We've heard it before and we'll hear it ad nauseam between now and September the 23rd - the only poll that counts is the one that's counted on election day. And that's literally true.
But New Zealand opinion polls in the lead-up to an election, and we're about to be hit with a tidal wave of them, are generally pretty accurate and are largely borne out in the final result.
They will wax and wane between now and the election but in the past couple of elections there's been a bit of a trend for National's rating to be slightly overstated along with The Greens, which is why Winston Peters was miffed when he was ranked level pegging with them on 11 percent. He'll be speaking from experience given that his rating tends to come in ahead of what the polls are telling us going into the ballot box.
Peters deserves his current rating, regardless of whether you agree or disagree with what he stands for. For the past couple of weeks he's been out and about on his campaign bus, first used by him on his wildly successful 1996 campaign when he picked up 17 seats and the Deputy Prime Minister's job.
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The bus is the old fashioned way of campaigning, even if Bill English cynically suggested a couple of days ago that Peters has finally found the map. It gets the 72 year old Peters into the country town halls, or in his case more often than not the RSA's, where he packs them out.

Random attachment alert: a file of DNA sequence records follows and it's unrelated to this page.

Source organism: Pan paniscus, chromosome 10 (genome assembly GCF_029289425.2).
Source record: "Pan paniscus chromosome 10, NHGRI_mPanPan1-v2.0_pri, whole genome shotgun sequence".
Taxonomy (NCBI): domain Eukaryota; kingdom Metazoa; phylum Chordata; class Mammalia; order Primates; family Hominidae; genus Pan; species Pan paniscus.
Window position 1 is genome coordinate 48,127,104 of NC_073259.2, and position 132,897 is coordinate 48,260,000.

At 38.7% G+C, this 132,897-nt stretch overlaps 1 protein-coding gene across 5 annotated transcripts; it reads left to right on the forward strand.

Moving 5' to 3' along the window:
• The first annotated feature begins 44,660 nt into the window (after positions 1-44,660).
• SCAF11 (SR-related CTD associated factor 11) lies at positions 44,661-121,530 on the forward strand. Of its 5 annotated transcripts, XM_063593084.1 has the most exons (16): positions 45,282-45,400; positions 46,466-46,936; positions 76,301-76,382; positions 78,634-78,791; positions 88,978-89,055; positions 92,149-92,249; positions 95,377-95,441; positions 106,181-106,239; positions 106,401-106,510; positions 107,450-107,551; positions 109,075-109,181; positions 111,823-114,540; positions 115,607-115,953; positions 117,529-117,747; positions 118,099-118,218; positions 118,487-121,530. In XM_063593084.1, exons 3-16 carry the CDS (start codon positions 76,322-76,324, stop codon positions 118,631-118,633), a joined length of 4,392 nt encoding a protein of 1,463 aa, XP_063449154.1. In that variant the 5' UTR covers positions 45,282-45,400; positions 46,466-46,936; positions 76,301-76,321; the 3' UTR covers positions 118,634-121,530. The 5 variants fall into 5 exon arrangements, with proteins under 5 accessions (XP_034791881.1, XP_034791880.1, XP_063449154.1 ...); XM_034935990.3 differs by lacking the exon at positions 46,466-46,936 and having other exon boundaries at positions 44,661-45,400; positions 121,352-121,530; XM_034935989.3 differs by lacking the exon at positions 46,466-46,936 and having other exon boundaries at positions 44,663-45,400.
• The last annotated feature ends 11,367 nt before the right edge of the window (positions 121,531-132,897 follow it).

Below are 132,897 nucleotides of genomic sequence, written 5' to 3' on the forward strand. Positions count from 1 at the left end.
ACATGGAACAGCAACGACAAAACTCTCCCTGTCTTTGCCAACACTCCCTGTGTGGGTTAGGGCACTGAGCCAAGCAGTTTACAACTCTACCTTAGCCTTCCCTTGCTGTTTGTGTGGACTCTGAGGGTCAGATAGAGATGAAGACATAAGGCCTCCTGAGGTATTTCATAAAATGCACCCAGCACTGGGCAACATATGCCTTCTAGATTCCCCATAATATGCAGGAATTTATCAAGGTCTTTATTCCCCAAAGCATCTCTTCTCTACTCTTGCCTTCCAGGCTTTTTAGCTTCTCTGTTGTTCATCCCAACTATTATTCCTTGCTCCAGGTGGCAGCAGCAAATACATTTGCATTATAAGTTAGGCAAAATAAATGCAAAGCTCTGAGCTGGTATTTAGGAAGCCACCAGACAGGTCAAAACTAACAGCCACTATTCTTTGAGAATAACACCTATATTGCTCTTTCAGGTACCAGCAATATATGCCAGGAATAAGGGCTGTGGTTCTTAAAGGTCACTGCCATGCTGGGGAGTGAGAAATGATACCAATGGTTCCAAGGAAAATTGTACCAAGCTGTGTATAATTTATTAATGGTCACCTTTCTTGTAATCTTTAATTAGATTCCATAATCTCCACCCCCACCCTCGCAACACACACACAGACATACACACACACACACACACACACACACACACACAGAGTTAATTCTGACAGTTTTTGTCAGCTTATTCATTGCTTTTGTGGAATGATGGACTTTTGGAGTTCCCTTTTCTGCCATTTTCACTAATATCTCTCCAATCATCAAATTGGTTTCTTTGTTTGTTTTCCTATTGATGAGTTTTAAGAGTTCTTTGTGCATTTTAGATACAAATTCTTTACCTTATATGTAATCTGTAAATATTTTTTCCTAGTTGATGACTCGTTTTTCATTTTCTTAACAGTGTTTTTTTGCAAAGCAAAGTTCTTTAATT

This week he's been chased up the South Island by the weather, starting in Invercargill and late last night arriving in Dannevirke en route for a tub thumping meeting in Napier today.
Peters is the closest we've got to a celebrity politician, now that John Key's gone.
As preferred Prime Minister the latest poll saw him climbing four percent to put him behind Bill English on 11. The PM dropped three percent to 26, the same as the drop for Andrew Little who's now languishing on five behind his deputy Jacinda Ardern.
Being asked the question, what is it about Winston Peters that we like above other leaders, the answer's easy - personality. The more he lashes out at the media, his favourite whipping boy, the more the public like it.
But for Peters politics is theatre and in some cases his politics is more about perception. Think about the appeal to the sheep farmer of his policy announced in the provinces for the Government to lay wool carpet in its buildings, including the houses it's planning to build over the next ten years.
Yeah well his mentor Rob Muldoon said more than 40 years ago, no civil servant will walk on synthetic again and they've been feeling the static on their soles ever since.